One aspect of my training in the US Army basic combat training was the Battle Buddy system: you were paired with another person, usually in your squad, and at no times as a pair would you lack accountability of one another. In subsequent training in AIT (Advanced Individual Training), this system became far more important, due to the additional freedom and privileges that were provided in AIT (and more importantly, the policy to aid a whistle-blower to report illegal activities). Who your battle buddy was became a huge issue, due to the fact that you essentially lived with this person, and had no choice but to spend a large portion of your day with them. If you didn't get along with your assigned companion, you were for the most part S.O.L., and in the worst case scenario, you could grudgingly ask the Drill Sergeant to assign you a new one. In my case, I became extremely good friends with my Battle Buddy, and I found the entire experience to be quite rewarding.

'Battle', during basic combat training, was often used as an affectionate name for drill sergeants to refer to one another as, especially one particular situation: Our training company had completed training on firing tracer rounds down range, and we turned the dry, windy and painfully cold range into a half mile wide brush fire with the help of approximately eighteen hundred 60 gram brightly burning chunks of magnesium that we eagerly blasted across the landscape. The firing range sergeants were extremely displeased by this whole event, and made that clear to the drill sergeants. One thing led to another, and one of the unfortunate range sergeants insulted a drill sergeant. Immediately, retaliatory remarks were returned in the form of hissed insults over the field radio. "That bastard just shoved my battle!", the drill sergeants launched their own assault on the firing control tower, all of them eagerly homing in and doing what drill sergeants do best: be loud and intimidating. This didn't help our situation as 'dumb privates' at all, and we still ended up standing out in the cold for three hours after we had ceased firing. I will probably never forget how beautiful those flames looked, making perfect rings of dancing fire and leaving a circle of ash out in the flat field, nor will I forget the display of camaraderie among those drill sergeants even out of the battle field.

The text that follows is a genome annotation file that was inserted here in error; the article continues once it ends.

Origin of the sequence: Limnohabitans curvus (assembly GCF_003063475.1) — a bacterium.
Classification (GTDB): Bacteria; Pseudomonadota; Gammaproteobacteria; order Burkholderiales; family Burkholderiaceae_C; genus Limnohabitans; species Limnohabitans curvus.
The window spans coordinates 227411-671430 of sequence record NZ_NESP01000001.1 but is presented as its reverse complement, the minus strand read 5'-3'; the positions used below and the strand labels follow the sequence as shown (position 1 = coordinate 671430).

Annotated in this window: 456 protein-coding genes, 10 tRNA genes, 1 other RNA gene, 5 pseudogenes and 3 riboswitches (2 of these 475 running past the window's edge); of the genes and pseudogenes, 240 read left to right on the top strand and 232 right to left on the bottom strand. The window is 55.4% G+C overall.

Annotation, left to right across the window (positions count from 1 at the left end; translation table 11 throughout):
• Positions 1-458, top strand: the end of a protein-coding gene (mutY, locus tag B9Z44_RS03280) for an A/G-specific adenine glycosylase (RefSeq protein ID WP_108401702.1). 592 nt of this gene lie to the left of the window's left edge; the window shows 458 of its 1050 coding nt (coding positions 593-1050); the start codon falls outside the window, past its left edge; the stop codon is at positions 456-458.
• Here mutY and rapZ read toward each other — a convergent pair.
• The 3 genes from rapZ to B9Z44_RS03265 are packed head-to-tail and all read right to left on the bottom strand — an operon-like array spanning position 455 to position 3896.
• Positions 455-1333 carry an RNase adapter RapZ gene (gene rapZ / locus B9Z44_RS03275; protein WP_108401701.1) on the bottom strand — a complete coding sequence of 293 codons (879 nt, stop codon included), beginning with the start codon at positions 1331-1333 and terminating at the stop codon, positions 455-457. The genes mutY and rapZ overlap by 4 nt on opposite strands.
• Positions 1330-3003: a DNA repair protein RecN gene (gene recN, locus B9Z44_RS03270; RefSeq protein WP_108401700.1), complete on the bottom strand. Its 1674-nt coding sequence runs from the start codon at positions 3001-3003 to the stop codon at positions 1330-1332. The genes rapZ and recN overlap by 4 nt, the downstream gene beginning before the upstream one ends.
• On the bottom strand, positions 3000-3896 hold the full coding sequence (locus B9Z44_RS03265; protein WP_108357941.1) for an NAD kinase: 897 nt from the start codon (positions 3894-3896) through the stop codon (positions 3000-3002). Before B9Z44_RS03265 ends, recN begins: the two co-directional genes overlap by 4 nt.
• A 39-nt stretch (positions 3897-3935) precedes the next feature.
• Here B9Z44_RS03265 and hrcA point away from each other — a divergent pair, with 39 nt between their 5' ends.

See: Stupid Human Tricks